Foreign passports are in high demand in South Africa and their are indications that the number of applicants will reach a record high in 2018. In many cases, people are reacting to political and economic instability.
"The trend we see is very often and in times of confidence in South Africa going down, whether it's the land issue currently or whether it's the issue before with the electricity or with the crime or corruption," says Angel Jones from the South African headhunting agency Homecoming Revolution. It assists companies looking to recruit South African professionals living abroad. "Every time there's a bit of a wave in confidence, we see South Africans wanting to take out what we call an insurance package," she tells DW.
According to the South African analytics consultancy Eighty20, around 900,000 South Africans currently live in the diaspora. The United Kingdon hosts the largest South African community (210,000), followed by Australia (190,000), the United States (100,000), New Zealand (60,000) and Canada (50,000). South Africa's interior ministry does not publish its own figures about citizens leaving or returning to the country.
Homecoming Revolution generally takes its analyses from its connections to relocation firms, private colleges and other sources. The political situation is generally a strong push factor, says Jones. In 2015, when then president Jacob Zuma sacked the finance minister there was a wave of applications for foreign passports.
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"We see these flows of people coming and going all the time and I think South Africa is always on this rollercoaster of the good and the bad," says Jones. "But we have recovered many times before and we will see ourselves."
The issue of land is especially contentious. White South Africans, who make up only 10 percent of the population, still own up to 72 percent of the agricultural land. Parts of the opposition and South Africans experiencing economic hardship are demanding a faster redistribution of the land. The ruling African National Congress (ANC) has announced plans for constitutional reforms, which would allow land expropriation without compensation.
Jones thinks President Cyril Ramaphosa is trying to appease both investors and the calls for land restitution. "It would be better if he was clearer on the land question," she tells DW. Until recently, many South Africans saw Ramaphosa as successful businessman and a more reliable leader. When Ramaphosa took office earlier this year, the number of people returning from the diaspora tripled, according to Homecoming Revolution's sources.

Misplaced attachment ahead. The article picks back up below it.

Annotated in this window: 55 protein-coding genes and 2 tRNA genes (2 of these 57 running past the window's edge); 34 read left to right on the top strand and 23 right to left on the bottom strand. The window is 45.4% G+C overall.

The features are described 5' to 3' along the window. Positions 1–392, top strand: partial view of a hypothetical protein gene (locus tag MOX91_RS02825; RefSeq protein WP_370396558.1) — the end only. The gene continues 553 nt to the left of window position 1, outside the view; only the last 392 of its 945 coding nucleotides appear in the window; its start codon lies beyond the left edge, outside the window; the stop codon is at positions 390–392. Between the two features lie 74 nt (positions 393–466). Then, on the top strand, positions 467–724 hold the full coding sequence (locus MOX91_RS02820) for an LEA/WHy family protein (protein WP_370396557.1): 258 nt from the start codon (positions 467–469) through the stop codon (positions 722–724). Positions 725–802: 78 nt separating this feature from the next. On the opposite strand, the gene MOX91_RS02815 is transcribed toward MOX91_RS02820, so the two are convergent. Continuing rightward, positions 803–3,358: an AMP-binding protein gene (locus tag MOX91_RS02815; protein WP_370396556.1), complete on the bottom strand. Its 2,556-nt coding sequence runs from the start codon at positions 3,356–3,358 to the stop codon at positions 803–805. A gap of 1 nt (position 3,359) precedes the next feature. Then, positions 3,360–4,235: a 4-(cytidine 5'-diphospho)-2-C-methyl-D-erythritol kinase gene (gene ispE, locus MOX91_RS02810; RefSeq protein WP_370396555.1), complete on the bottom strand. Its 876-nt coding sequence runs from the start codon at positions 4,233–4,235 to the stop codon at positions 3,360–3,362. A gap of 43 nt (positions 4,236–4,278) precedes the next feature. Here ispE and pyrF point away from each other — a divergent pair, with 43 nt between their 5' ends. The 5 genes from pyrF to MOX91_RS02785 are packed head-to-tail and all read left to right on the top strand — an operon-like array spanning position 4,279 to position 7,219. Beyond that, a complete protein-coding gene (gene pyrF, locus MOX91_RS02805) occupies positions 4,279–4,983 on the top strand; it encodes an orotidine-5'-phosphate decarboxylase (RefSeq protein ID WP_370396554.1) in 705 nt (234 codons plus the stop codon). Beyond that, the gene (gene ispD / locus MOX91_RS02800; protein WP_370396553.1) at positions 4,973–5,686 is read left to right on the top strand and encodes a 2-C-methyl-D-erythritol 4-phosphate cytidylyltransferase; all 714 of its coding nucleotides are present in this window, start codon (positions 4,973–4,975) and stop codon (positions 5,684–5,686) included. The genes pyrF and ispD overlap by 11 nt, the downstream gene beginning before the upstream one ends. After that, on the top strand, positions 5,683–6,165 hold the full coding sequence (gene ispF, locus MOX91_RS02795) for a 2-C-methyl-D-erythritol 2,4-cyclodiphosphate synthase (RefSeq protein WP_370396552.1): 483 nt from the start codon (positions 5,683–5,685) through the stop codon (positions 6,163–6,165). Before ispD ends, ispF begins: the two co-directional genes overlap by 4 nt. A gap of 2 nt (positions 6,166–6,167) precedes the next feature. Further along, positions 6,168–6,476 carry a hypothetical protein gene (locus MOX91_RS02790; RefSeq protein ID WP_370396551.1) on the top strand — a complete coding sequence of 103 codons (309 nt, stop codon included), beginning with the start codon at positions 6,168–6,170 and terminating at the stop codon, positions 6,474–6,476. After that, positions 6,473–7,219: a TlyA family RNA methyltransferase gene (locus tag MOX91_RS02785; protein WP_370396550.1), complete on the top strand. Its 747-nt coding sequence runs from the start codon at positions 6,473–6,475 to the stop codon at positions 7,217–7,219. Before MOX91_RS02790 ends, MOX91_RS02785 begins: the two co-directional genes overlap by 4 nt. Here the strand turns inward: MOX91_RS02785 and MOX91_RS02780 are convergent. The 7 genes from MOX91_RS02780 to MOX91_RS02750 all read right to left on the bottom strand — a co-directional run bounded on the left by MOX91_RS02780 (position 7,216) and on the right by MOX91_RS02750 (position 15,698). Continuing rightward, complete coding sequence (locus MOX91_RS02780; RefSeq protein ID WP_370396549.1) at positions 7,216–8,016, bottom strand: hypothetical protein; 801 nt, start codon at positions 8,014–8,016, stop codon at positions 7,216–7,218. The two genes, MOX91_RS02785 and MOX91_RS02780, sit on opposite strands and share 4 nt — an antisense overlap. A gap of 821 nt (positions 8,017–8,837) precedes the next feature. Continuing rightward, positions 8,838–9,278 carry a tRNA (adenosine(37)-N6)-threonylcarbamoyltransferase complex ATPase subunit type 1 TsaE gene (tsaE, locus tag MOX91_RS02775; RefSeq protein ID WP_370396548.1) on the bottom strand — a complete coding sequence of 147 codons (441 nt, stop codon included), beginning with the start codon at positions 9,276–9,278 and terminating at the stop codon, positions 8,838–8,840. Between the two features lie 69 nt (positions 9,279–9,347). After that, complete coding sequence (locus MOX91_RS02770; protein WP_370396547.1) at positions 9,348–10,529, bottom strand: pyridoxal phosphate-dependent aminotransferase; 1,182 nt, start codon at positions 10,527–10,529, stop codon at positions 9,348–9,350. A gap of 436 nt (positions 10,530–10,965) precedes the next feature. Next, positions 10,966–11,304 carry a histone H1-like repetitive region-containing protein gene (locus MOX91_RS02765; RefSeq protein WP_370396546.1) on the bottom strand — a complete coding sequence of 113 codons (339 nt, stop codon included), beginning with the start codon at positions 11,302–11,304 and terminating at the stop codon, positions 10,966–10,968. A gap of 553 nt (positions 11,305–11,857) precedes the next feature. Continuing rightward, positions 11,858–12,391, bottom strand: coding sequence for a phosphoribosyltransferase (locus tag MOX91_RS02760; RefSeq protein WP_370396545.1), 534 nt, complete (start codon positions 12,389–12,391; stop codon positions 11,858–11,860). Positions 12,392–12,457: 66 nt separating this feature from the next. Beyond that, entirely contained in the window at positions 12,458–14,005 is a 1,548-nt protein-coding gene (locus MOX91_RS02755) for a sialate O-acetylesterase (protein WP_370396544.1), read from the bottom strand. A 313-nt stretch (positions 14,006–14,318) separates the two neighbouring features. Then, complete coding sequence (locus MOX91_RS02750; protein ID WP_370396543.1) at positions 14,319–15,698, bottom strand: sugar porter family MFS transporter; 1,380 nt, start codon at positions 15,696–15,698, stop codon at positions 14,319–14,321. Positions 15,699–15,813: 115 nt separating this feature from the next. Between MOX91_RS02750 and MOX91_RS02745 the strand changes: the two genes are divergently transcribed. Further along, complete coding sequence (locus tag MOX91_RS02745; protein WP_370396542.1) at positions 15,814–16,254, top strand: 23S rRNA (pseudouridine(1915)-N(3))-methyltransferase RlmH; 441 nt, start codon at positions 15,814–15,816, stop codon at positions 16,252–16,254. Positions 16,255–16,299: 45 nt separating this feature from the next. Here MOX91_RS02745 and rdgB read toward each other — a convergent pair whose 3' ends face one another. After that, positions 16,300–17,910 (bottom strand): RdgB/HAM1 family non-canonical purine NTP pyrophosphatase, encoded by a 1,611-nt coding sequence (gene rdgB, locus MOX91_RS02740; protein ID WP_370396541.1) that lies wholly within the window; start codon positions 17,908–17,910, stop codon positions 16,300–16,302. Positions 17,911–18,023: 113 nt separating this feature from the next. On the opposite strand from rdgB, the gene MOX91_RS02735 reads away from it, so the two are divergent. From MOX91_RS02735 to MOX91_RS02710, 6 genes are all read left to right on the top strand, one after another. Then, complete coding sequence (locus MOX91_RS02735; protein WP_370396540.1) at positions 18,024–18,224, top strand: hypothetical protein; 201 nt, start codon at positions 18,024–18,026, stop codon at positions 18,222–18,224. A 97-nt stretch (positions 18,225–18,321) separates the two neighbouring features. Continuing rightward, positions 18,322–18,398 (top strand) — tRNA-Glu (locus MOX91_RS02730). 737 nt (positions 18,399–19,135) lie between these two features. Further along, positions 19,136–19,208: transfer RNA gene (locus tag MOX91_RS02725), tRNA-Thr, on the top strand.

Career opportunities abroad are particularly attractive to young South Africans, says Jones. This has , however, led to a brain drain. Young teachers, for instance, have good job opportunities in the United Arab Emirates, but there is a shortage of teachers at South African schools. Jonty Leon, a manager at the South African company Financial Emigration views this as a major problem. "We're losing our doctors, engineers, lawyers and finance experts. Those are top earners and important taxpayers," Leon says.
Older South African men also often emigrate. The common denominator: they have money and can buy their way to a legal entry into Europe. "South African clients I meet with are definitely not always looking to relocate but to invest in a plan B," says Amanda Smit, who heads the Cape Town office of the London-based consultancy Henley Partners, which deals with residence permits and citizenship applications.
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In Smit's office, the number of applications for dual citizenship has risen by 229 percent in the past year alone. Around 55 percent of the applicants are white South Africans and 45 percent black. At first glance, the most sought for countries on the list are surprising: Malta, Cyprus, the Republic of Moldova and Portugal. The underlying reason is obvious. It's relatively easy to obtain citizenship from these countries. "You can get your citizenship by investing in the country or buying property. The criteria vary," Smit tells DW.
"South Africans recognize of course that dual citizenship or residency provides benefits for them and their families, which includes ease of travel, securities for the future and expansion of business and banking opportunities," says Smit. The South African passport lets you travel to 102 countries visa-free, but that doesn't include economic hubs like the US, the UK and the European Schengen area. Many of the people don't actually want to leave, Smit insists, but they want options.